Oroville Dam/Risk of Collapse
Natural Flood Plain-Major Risk Flooding

Oroville Dam is an earthfill embankment dam on the Feather River east of the city of Oroville, California, in the Sierra Nevada foothills east of the Sacramento Valley. At 770 feet (235 m) high, it is the tallest dam in the U.S.[8] and serves mainly for water supply, hydroelectricity generation and flood control. The dam impounds Lake Oroville, the second largest man-made lake in the state of California, capable of storing more than 3.5 million acre feet (1.1 trillion US gallons; 4.3 trillion litres).[9]

Built by the California Department of Water Resources (DWR), Oroville Dam is one of the key features of the California State Water Project (SWP), one of two major projects passed that set up California's statewide water system. Construction was initiated in 1961, and despite numerous difficulties encountered during its construction, including multiple floods and a major train wreck on the rail line used to transport materials to the dam site, the embankment was topped out in 1967 and the entire project was ready for use in 1968. The dam began to generate electricity shortly afterwards with completion of the Edward Hyatt Pump-Generating Plant, then the country's largest underground power station.

Since its completion in 1968, the Oroville Dam has allocated the flow of the Feather River from the Sacramento-San Joaquin Delta into the State Water Project's California Aqueduct, which provides a major supply of water for irrigation in the San Joaquin Valley as well as municipal and industrial water supplies to coastal Southern California, and has prevented large amounts of flood damage to the area—more than $1.3 billion between the years of 1987 and 1999.[10] The dam stops fish migration up the Feather River and the controlled flow of the river as a result of the Oroville Dam has affected riparian habitat. Multiple attempts at trying to counter the dam's impacts on fish migration have included the construction of a salmon/steelhead fish hatchery on the river, which began shortly after the dam was completed.

In February 2017, the main and emergency spillways threatened to fail, leading to the evacuation of 188,000 people living near the dam.[11] After deterioration of the main spillway largely stabilized[12] and the water level of the dam's reservoir dropped below the top of the emergency spillway, the evacuation order was lifted.[13] The San Andreas Fault is a continental transform fault that extends roughly 1,200 kilometers (750 mi) through California.[1] It forms the tectonic boundary between the Pacific Plate and the North American Plate, and its motion is right-lateral strike-slip (horizontal). The fault divides into three segments, each with different characteristics and a different degree of earthquake risk. The slip rate along the fault ranges from 20 to 35 mm (0.79 to 1.38 in)/yr.[1]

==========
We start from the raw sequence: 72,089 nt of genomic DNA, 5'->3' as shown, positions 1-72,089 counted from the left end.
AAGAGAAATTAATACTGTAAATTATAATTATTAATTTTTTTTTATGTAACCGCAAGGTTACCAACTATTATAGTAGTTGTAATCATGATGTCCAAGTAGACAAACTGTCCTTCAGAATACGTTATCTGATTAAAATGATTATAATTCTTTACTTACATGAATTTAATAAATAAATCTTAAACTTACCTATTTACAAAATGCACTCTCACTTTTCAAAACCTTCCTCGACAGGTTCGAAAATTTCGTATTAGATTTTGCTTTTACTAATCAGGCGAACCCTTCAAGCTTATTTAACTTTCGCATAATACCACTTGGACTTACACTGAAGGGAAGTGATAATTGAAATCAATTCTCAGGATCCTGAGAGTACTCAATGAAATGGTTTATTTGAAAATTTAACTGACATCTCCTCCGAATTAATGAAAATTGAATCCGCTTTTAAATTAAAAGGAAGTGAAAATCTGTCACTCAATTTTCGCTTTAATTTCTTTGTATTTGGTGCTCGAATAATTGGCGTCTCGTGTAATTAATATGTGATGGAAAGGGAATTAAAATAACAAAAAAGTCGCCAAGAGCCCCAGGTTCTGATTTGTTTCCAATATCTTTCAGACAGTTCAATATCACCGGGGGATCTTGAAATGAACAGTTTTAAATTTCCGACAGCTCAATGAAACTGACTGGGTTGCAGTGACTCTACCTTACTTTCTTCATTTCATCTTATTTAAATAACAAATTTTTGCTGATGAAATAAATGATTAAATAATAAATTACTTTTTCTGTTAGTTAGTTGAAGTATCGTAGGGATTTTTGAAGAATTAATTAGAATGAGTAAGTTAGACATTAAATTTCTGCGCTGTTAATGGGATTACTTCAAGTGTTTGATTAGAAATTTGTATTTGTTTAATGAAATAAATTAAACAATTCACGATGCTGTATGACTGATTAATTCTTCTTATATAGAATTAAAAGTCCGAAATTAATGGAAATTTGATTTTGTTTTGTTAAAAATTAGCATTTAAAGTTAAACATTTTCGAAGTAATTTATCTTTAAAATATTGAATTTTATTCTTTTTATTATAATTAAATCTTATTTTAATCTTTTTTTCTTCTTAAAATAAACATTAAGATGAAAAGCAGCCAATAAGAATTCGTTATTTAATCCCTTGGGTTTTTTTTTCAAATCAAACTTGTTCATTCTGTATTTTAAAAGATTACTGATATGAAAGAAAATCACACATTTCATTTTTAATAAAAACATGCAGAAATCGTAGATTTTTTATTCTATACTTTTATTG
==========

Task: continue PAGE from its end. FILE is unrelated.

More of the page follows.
The fault was identified in 1895 by Professor Andrew Lawson of UC Berkeley, who discovered the northern zone. It is often described as having been named after San Andreas Lake, a small body of water that was formed in a valley between the two plates. However, according to some of his reports from 1895 and 1908, Lawson actually named it after the surrounding San Andreas Valley.[2] Following the 1906 San Francisco earthquake, Lawson concluded that the fault extended all the way into southern California.

In 1953, geologist Thomas Dibblee concluded that hundreds of miles of lateral movement could occur along the fault. A project called the San Andreas Fault Observatory at Depth (SAFOD) near Parkfield, Monterey County, was drilled through the fault during 2004–2007 to collect material and make physical and chemical observations to better understand fault behavior.[3]

KMYV Yuba County Airport Marysville, California, USA
KMYV Yuba County Airport Marysville, California, USA

Maps of Sutter County Yuba City


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Yuba City Map

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Sutter County Map

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Sutter County Map